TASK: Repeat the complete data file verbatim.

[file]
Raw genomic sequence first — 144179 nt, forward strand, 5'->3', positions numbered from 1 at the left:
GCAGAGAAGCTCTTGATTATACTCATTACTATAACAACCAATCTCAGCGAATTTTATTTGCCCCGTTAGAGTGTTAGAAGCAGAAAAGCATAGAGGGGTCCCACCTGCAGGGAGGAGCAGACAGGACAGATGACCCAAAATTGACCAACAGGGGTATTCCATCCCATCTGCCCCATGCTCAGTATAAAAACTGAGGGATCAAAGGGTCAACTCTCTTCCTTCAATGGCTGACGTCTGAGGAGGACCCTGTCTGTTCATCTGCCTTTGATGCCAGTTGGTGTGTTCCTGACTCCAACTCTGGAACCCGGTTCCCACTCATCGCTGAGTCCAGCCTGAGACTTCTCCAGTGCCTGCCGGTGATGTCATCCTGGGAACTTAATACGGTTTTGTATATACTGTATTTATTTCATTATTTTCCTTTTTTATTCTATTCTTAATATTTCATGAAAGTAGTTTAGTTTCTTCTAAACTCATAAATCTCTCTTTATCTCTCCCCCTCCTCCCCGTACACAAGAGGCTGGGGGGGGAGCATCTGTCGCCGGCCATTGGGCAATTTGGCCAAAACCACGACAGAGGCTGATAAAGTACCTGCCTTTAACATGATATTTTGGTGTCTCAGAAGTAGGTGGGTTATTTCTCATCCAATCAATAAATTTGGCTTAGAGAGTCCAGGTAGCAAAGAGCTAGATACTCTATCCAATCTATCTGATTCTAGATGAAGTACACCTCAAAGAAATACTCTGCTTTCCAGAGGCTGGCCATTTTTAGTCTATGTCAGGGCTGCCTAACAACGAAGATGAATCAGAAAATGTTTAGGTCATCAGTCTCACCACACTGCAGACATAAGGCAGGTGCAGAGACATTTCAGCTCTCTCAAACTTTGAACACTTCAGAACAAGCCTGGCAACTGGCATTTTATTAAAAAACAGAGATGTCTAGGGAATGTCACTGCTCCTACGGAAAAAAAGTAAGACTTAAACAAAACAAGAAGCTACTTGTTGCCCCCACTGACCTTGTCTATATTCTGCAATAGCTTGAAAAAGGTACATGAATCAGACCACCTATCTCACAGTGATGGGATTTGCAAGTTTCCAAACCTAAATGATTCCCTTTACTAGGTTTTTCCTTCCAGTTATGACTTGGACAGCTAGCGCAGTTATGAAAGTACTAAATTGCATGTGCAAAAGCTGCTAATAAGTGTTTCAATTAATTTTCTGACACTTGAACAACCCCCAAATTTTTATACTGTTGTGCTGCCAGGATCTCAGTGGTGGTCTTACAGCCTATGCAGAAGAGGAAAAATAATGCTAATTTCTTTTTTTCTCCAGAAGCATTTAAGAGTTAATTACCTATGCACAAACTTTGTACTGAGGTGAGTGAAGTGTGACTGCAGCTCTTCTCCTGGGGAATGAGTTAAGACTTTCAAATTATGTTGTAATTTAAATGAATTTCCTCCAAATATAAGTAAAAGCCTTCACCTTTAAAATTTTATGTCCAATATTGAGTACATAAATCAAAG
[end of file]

Raw genomic sequence first — 144179 nt, forward strand, 5'->3', positions numbered from 1 at the left:
GCAGAGAAGCTCTTGATTATACTCATTACTATAACAACCAATCTCAGCGAATTTTATTTGCCCCGTTAGAGTGTTAGAAGCAGAAAAGCATAGAGGGGTCCCACCTGCAGGGAGGAGCAGACAGGACAGATGACCCAAAATTGACCAACAGGGGTATTCCATCCCATCTGCCCCATGCTCAGTATAAAAACTGAGGGATCAAAGGGTCAACTCTCTTCCTTCAATGGCTGACGTCTGAGGAGGACCCTGTCTGTTCATCTGCCTTTGATGCCAGTTGGTGTGTTCCTGACTCCAACTCTGGAACCCGGTTCCCACTCATCGCTGAGTCCAGCCTGAGACTTCTCCAGTGCCTGCCGGTGATGTCATCCTGGGAACTTAATACGGTTTTGTATATACTGTATTTATTTCATTATTTTCCTTTTTTATTCTATTCTTAATATTTCATGAAAGTAGTTTAGTTTCTTCTAAACTCATAAATCTCTCTTTATCTCTCCCCCTCCTCCCCGTACACAAGAGGCTGGGGGGGGAGCATCTGTCGCCGGCCATTGGGCAATTTGGCCAAAACCACGACAGAGGCTGATAAAGTACCTGCCTTTAACATGATATTTTGGTGTCTCAGAAGTAGGTGGGTTATTTCTCATCCAATCAATAAATTTGGCTTAGAGAGTCCAGGTAGCAAAGAGCTAGATACTCTATCCAATCTATCTGATTCTAGATGAAGTACACCTCAAAGAAATACTCTGCTTTCCAGAGGCTGGCCATTTTTAGTCTATGTCAGGGCTGCCTAACAACGAAGATGAATCAGAAAATGTTTAGGTCATCAGTCTCACCACACTGCAGACATAAGGCAGGTGCAGAGACATTTCAGCTCTCTCAAACTTTGAACACTTCAGAACAAGCCTGGCAACTGGCATTTTATTAAAAAACAGAGATGTCTAGGGAATGTCACTGCTCCTACGGAAAAAAAGTAAGACTTAAACAAAACAAGAAGCTACTTGTTGCCCCCACTGACCTTGTCTATATTCTGCAATAGCTTGAAAAAGGTACATGAATCAGACCACCTATCTCACAGTGATGGGATTTGCAAGTTTCCAAACCTAAATGATTCCCTTTACTAGGTTTTTCCTTCCAGTTATGACTTGGACAGCTAGCGCAGTTATGAAAGTACTAAATTGCATGTGCAAAAGCTGCTAATAAGTGTTTCAATTAATTTTCTGACACTTGAACAACCCCCAAATTTTTATACTGTTGTGCTGCCAGGATCTCAGTGGTGGTCTTACAGCCTATGCAGAAGAGGAAAAATAATGCTAATTTCTTTTTTTCTCCAGAAGCATTTAAGAGTTAATTACCTATGCACAAACTTTGTACTGAGGTGAGTGAAGTGTGACTGCAGCTCTTCTCCTGGGGAATGAGTTAAGACTTTCAAATTATGTTGTAATTTAAATGAATTTCCTCCAAATATAAGTAAAAGCCTTCACCTTTAAAATTTTATGTCCAATATTGAGTACATAAATCAAAG